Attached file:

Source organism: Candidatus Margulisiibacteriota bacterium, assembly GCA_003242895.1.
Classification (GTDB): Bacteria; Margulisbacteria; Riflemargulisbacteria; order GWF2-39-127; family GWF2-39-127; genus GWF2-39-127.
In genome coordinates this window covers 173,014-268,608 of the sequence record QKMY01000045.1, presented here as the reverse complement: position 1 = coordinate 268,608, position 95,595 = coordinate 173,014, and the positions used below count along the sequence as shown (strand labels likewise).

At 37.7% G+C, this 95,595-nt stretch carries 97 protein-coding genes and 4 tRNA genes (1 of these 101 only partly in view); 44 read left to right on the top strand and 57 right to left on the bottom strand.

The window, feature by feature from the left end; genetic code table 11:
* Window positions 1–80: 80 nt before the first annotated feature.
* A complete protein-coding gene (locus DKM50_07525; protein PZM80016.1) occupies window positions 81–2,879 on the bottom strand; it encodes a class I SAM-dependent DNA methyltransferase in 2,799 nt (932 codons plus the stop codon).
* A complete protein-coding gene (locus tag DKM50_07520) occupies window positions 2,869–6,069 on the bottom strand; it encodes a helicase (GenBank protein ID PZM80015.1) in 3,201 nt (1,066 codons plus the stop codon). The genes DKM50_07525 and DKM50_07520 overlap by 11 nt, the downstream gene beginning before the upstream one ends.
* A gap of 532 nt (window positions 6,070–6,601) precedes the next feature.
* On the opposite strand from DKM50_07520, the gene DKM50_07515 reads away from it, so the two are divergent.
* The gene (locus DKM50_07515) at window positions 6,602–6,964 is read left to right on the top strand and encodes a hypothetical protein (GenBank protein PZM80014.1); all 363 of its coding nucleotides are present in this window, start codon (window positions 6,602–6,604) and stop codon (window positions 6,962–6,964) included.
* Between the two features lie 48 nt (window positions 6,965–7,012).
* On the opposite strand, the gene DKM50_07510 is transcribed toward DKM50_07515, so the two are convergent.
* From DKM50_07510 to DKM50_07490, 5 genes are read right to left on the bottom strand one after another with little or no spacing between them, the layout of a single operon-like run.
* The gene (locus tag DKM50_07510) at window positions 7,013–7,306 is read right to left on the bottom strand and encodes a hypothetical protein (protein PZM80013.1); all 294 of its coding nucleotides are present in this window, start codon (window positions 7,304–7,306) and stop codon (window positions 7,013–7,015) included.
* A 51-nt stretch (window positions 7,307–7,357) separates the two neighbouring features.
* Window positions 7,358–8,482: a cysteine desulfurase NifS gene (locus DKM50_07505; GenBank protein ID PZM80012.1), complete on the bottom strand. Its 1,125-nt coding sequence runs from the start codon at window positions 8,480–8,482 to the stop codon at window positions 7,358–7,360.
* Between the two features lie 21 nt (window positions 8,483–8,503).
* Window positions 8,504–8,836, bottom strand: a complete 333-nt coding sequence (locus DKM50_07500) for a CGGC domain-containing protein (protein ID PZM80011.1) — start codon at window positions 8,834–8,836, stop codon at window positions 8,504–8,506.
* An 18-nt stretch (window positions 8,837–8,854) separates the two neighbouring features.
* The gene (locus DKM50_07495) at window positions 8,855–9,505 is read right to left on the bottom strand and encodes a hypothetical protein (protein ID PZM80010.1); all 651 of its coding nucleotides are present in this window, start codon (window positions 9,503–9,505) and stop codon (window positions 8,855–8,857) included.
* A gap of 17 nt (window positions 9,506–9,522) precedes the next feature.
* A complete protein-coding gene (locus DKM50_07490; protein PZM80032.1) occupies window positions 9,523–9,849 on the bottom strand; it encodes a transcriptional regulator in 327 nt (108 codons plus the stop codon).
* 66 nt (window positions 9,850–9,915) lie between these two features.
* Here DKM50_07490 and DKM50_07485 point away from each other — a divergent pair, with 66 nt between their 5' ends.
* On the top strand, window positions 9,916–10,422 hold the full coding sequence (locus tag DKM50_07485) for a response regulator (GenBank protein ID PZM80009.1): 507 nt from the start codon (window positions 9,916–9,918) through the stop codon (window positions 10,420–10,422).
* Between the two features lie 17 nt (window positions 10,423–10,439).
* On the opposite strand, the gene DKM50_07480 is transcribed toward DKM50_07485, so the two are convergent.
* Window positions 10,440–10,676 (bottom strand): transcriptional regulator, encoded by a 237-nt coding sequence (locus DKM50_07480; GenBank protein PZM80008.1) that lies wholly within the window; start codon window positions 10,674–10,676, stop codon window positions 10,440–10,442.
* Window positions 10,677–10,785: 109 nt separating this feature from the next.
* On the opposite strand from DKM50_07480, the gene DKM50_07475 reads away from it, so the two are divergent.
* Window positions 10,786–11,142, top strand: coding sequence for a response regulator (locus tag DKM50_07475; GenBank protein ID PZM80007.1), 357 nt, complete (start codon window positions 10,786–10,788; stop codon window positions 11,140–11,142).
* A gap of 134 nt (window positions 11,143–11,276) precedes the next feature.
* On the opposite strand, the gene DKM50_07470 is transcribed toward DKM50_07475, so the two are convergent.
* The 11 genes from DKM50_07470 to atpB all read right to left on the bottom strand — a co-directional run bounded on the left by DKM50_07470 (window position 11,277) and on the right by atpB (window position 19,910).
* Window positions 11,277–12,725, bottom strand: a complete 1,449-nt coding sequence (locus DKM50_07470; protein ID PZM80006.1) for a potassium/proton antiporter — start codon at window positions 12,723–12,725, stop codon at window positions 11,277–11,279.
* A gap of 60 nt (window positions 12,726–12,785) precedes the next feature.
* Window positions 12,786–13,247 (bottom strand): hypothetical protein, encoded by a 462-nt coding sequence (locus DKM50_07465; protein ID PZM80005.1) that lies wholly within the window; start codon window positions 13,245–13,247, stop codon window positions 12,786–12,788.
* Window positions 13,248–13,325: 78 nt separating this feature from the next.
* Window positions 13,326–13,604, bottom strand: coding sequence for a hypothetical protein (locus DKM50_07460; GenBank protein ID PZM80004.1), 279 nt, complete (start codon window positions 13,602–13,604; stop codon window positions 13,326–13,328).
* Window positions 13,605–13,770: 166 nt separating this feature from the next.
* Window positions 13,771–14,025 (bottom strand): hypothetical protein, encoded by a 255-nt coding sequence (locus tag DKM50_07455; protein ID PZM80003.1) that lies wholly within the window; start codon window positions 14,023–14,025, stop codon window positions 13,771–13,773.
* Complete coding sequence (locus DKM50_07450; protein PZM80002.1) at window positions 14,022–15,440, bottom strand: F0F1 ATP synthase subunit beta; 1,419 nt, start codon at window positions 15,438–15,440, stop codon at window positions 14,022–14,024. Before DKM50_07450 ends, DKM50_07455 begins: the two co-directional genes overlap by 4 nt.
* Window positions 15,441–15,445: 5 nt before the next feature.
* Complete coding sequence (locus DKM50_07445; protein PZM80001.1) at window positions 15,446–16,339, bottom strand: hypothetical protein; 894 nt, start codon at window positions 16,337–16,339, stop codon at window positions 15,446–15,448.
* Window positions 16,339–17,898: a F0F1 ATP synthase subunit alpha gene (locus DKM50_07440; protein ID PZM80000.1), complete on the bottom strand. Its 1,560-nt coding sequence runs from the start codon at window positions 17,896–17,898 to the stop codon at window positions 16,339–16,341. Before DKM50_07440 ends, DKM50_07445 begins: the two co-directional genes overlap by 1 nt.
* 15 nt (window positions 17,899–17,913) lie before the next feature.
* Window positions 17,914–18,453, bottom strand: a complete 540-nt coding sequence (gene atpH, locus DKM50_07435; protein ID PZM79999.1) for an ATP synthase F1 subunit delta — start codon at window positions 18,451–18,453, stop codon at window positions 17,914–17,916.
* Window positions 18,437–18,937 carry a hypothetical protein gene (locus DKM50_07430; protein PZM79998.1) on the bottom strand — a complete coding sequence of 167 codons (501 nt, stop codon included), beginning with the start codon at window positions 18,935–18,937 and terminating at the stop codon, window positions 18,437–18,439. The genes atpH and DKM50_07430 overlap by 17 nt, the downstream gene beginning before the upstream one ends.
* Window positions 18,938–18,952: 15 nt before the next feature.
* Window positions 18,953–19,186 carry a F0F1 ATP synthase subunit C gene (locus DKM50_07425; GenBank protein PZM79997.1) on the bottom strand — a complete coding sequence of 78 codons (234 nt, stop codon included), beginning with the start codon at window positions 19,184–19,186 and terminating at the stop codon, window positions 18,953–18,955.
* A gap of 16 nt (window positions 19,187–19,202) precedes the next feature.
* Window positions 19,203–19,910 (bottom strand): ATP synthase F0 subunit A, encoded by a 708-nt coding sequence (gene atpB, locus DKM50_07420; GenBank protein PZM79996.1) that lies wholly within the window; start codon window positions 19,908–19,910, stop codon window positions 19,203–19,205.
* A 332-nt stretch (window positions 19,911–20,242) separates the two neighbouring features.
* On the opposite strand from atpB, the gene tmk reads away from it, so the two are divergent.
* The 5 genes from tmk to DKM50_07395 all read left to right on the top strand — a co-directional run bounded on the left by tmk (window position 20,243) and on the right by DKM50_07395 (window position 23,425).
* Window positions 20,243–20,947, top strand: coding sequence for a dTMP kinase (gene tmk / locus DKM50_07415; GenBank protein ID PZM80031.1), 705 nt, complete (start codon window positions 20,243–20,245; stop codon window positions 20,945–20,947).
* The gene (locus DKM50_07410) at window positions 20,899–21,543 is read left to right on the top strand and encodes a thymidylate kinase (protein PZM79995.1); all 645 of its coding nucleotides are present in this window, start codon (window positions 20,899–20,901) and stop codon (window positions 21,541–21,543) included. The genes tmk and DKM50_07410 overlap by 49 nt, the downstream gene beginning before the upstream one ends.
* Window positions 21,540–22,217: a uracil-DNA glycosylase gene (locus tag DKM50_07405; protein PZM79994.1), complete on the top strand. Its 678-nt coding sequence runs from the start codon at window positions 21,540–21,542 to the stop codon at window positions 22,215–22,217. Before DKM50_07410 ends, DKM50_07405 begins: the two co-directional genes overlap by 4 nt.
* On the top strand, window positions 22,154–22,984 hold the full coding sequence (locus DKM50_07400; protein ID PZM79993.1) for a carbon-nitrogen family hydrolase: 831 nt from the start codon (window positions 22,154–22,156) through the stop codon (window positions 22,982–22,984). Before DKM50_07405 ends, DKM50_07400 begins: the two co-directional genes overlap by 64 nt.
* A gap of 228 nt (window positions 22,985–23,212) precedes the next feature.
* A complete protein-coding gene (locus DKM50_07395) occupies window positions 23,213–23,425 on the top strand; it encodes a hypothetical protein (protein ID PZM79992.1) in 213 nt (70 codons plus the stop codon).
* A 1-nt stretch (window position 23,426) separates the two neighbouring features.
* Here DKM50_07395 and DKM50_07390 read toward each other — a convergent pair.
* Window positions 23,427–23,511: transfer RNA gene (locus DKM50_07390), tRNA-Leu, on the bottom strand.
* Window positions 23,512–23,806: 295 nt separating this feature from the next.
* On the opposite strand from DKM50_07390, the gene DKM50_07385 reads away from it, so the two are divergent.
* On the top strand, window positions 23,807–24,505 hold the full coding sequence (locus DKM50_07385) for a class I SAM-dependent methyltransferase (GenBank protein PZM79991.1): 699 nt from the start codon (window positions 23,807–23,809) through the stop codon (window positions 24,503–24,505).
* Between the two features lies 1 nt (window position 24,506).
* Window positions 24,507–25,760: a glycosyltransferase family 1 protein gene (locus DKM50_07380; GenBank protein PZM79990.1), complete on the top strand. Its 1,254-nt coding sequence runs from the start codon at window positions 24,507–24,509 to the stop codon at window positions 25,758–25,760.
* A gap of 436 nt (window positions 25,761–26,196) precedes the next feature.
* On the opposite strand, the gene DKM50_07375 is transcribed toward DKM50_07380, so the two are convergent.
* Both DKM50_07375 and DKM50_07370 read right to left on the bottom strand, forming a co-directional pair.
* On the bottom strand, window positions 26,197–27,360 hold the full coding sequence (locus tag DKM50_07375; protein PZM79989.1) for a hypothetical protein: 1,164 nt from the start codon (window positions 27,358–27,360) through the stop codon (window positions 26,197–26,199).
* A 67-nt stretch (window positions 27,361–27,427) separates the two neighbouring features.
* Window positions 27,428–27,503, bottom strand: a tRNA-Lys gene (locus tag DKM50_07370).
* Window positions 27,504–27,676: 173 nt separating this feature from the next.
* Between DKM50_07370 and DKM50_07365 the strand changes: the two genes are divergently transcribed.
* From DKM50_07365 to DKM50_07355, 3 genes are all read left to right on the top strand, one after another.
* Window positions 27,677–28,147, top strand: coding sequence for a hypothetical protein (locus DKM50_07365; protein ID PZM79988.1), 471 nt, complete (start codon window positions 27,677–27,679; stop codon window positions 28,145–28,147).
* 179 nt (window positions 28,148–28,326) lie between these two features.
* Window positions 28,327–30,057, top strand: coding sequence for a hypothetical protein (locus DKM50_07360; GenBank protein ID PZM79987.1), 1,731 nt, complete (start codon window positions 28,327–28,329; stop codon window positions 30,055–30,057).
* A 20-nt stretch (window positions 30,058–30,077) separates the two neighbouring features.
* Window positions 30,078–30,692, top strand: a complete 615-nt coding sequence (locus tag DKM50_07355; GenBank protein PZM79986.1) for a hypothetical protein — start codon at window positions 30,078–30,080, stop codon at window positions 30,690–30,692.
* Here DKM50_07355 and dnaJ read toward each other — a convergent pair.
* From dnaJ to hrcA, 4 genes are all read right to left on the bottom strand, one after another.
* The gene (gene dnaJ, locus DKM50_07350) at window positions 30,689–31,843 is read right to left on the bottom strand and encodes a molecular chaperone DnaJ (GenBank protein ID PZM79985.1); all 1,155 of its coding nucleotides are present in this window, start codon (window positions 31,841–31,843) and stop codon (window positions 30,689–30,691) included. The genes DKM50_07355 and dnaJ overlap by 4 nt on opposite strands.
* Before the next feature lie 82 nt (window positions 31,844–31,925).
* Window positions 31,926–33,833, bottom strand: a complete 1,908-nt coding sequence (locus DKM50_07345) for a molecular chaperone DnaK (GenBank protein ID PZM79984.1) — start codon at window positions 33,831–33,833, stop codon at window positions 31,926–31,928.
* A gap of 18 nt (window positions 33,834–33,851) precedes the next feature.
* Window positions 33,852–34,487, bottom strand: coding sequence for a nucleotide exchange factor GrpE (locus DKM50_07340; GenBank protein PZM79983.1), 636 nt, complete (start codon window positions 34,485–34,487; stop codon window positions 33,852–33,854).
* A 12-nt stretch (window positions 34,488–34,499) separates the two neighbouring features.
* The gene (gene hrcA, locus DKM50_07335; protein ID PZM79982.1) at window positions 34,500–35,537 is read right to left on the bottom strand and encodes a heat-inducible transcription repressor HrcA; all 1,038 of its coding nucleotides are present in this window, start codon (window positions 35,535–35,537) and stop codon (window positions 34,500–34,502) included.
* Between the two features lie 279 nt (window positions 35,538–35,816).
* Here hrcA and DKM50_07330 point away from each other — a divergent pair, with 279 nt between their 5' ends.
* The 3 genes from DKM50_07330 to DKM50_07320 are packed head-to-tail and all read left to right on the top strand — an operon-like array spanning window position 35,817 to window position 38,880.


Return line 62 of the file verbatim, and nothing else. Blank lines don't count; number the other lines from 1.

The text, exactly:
* A complete protein-coding gene (locus DKM50_07395) occupies window positions 23,213–23,425 on the top strand; it encodes a hypothetical protein (protein ID PZM79992.1) in 213 nt (70 codons plus the stop codon).